Romania: Data retention law declared unconstitutional
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Deutsch: Rumänien: Gesetz zur Vorratsdatenspeicherung für verfassungswidrig e...
The Romanian Constitutional Court (CCR) announced on 7 October 2009 that it took the decision to consider unconstitutional the Romanian implementation of the data retention directive.
The Romanian data retention law has been in force since the beginning of 2009, but it received a lot of bad press reviews, as reported by EDRi-gram at the beginning of the year. Several NGOs declared that they would contest the law. An initial appeal of the civil society to the Ombudsman was not successful, since the Ombudsman did not consider the law as unconstitutional and therefore he declared that he would not ask the opinion of the Constitutional Court.
The case that was decided by the Constitutional Court in October 2008 was initiated by a Romanian NGO, Civil Society Commissariat, which sued its mobile operator for keeping the traffic data according to the new law on data retention 298/2008. The lawsuit brought to the Bucharest Tribunal was just a pretext to raise, during the trial, a motion for the law's unconstitutionality - so that CCR would give its opinion of the data retention law.
CCR has accepted the motion for law's unconstitutionality through decision 1258/2009, based on the breach of article 28 of the Romanian Constitution, which stipulates the secrecy of correspondence. Other articles invoked were articles 25, 26 and 30 which deal with freedom of movement, privacy and freedom of expression respectively.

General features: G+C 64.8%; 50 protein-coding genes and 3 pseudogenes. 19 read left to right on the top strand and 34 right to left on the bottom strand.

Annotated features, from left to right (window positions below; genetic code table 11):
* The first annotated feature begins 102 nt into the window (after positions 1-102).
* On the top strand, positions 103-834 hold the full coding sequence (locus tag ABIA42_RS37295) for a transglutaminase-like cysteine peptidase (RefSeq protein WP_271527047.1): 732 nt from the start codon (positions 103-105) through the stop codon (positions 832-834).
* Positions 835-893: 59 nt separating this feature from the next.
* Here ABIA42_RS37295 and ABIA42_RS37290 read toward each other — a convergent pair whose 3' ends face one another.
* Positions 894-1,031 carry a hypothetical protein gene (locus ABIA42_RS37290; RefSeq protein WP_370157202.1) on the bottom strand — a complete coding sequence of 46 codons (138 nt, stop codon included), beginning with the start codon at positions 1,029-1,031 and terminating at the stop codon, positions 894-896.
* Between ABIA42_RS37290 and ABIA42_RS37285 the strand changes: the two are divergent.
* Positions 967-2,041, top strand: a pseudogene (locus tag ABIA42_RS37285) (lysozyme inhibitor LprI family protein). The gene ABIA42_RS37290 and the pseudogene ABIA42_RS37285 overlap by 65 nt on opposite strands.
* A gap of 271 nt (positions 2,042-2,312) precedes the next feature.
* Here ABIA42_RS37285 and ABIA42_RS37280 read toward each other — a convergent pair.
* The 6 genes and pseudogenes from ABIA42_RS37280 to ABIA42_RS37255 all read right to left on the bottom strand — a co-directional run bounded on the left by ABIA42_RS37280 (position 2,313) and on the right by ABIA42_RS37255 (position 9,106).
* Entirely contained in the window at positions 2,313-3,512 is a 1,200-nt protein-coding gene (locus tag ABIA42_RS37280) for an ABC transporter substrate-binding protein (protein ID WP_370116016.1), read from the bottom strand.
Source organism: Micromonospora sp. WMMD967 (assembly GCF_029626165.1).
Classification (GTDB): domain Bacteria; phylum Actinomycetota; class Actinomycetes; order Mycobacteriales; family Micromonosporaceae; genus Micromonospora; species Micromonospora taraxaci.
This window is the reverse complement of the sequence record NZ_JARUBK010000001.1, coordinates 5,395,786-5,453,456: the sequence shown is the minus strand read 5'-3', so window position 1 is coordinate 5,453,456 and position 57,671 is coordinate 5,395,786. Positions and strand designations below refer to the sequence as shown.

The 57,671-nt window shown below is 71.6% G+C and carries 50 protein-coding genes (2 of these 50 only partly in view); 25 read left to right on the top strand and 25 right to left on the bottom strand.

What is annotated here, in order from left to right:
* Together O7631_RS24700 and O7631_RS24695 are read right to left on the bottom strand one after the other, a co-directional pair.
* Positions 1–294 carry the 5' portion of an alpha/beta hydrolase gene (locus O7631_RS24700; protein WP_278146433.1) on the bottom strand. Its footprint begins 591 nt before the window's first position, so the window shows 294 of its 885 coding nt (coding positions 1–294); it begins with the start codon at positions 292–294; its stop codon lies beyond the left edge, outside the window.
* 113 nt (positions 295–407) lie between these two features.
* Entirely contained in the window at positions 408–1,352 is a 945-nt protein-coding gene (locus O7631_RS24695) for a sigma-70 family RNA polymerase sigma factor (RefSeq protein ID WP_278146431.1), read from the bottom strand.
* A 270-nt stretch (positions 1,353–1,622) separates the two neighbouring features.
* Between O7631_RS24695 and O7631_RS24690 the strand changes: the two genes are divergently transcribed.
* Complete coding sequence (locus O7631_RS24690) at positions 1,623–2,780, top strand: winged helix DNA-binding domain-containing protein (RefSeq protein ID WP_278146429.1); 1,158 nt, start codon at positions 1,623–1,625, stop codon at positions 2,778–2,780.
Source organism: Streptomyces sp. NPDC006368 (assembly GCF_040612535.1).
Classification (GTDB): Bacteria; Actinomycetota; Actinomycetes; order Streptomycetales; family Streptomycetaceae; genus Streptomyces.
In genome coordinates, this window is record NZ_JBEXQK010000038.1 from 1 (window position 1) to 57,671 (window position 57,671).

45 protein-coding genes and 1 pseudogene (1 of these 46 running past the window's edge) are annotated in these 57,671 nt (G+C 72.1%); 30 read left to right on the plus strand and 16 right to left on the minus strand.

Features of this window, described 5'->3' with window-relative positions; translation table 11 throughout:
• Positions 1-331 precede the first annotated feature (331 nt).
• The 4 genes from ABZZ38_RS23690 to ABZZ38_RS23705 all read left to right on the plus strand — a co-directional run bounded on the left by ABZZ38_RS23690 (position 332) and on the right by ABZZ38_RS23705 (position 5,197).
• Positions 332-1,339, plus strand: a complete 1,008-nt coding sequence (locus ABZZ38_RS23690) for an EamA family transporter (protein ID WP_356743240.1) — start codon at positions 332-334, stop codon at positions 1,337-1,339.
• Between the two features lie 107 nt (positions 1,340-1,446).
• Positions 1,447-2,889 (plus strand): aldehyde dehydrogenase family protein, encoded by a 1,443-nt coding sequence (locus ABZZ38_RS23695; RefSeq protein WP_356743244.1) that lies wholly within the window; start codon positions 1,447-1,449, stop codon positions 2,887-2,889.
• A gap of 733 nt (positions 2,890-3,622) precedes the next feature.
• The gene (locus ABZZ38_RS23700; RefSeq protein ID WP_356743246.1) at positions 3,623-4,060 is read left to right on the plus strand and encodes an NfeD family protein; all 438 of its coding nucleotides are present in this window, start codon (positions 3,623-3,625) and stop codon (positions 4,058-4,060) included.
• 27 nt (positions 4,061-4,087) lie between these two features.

Unfortunately, it could take some time to see the motivation of the CCR and therefore to asses the real potential of this breakthrough decision. It might take even one month to get the official text published in the Official Monitor. In any case, the decision of the CCR is final and can't be appealed.
The court is the only authority of constitutional jurisdiction in Romania, independent of any other public authority. It is formed by nine judges, appointed for a nine-year term. Its members are renewed by one third every three years. The court is known for its low number of cases admitted as unconstitutional. In 2008 there were only 18 cases fully admitted, out of almost 1400 motions raised in the regular courts.
The Ministry of Communication and Information Society was quick to declare that it informed the European Commission about the new situation and that they might re-draft the law in order to avoid the constitutionality issues. But the problems could be more complicated for the executive if the decision of the CCR declares unconstitutional the entire law or article 1 which stipulates the purpose of the law.
The decision also comes in a rather restless political and social period that might have influenced the CCR outcome and could further on have an impact on the way in which the Government will deal with this case. But for now, there is no stable government in place, with the former one being repealed by the Parliament on 13 October and a new one under formation these days.
Romania's Constitutional Court Rules Data Storage Law Unconstitutional
Waw: Constitutional Court declared the law on data retention
unconstitutional (only in Romanian, 8.10.2009)
Romanian authorities seek solutions for the data retention law (only in
Statistical situation of the Romanian Constitutional Court Acts
The Ombudsman will not address the CCR regarding the data retention law
(only in Romanian, 10.02.2009)
EDRi-gram: Romania: Is really privacy a topic in the public debate?